Asher B. Arkansas

The Broken Foster Care System

The Foster Care system in the US is better than those of other countries but that doesn't mean it isn't broken

Dear Mr. or Mrs. President,

     I believe, from personal experience, that the foster care system is broken in far to many ways. My family began fostering children about a year and a half ago and we have already seen how broken the system is. In my county alone there are about three children in need of fostering for every  foster family.  Most of these kids will never be adopted and will either age out of the system at 18 or be sent back to parents who are still not capable of caring for them.

     First, kids are being sent back to families that can't care for them. I have had about 15 kids come through my house as either a long term placement or just overnight, but I also have a friend that has seen over 300 kids come and go. One group, a pair of twins, was sent back to their mother who was still using methamphetamine over five times between the ages of one and six. Another case like this was when a five year old girl was sent back to her single mother who had a 12 hour job at the time and was on her third job in four months. She also didn't have a reliable car or a plan for child care. One of the worst problems however, is how the children are treated. Thousands of kids each year are sent all around their states with nothing but a garbage bag to carry their few possessions. I believe that the way to fix this is to have a longer but still open rehab system and for a less lenient termination deadlines. The way to fix the way they are treated is to have the local DHS provide better supplies to the foster children. A quote by a woman named Joyce Meyer says, "If you can help a child, you don’t have to spend years repairing an adult." This means that instead of fixing a child's parents, we should help the child find a good family first.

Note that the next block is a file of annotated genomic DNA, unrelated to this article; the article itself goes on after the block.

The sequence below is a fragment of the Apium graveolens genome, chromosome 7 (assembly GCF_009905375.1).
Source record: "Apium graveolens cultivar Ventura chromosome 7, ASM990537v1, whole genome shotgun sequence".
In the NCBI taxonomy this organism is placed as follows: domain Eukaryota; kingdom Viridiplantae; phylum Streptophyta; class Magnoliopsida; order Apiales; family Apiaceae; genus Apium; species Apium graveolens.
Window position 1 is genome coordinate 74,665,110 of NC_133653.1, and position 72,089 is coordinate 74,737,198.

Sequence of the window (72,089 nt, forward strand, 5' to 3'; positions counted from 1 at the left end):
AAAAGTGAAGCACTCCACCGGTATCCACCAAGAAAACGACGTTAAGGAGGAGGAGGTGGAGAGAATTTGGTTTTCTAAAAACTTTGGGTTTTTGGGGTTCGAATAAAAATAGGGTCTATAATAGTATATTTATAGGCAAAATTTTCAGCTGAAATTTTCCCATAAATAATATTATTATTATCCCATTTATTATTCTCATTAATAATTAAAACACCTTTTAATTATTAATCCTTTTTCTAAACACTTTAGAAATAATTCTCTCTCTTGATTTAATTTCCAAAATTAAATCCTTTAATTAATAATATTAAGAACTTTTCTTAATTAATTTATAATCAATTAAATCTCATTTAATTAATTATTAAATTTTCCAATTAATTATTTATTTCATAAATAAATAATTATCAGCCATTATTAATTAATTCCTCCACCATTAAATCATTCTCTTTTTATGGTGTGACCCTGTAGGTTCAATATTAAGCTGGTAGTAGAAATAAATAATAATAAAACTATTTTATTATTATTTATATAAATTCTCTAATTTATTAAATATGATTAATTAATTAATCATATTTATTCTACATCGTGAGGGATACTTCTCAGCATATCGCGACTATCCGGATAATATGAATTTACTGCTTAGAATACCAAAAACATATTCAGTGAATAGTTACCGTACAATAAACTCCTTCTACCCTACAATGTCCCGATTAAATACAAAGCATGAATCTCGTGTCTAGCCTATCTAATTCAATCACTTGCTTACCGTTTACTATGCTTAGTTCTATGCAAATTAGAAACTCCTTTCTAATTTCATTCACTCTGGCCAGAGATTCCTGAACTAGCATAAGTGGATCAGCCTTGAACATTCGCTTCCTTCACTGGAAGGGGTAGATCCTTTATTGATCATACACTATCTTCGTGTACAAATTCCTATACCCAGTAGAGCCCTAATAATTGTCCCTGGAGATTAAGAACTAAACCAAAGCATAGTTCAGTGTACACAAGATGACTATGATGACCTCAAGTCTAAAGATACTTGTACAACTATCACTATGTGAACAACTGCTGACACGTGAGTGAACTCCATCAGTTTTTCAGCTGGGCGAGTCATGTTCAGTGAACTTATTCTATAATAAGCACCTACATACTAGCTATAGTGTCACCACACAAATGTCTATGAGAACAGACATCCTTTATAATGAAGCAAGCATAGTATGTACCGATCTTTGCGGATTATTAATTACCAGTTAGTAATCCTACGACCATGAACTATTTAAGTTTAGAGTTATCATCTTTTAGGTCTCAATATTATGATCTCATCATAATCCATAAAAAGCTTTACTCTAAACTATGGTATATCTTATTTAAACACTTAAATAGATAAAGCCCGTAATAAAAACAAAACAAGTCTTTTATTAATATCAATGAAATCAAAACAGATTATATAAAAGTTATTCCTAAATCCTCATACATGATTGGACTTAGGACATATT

Finally, thousands of kids never find a loving family. Many will simply “age out” of the system when they turn 18, without a family and without the skills to make it on their own. In 2014, more than 22,000 young people — whom states failed to reunite with their families or place in permanent homes — aged out of foster care, simply because they were too old to remain. This is huge problem and it has a relatively simple solution. All we need to do to fix this is to help prepare these kids for life after leaving the system and help finance them for a short time afterward. For example, the government could provide scholarships to two year colleges that would help them maintain a job post "aging out." Another way this could be fixed is by opening more shelters for the homeless and poor.

     The foster care system in the United States has been broken for to long. How can we as a  people police other nations and be a leader of nations into the future if we cannot help those on our own soil that need it.


A Concerned Student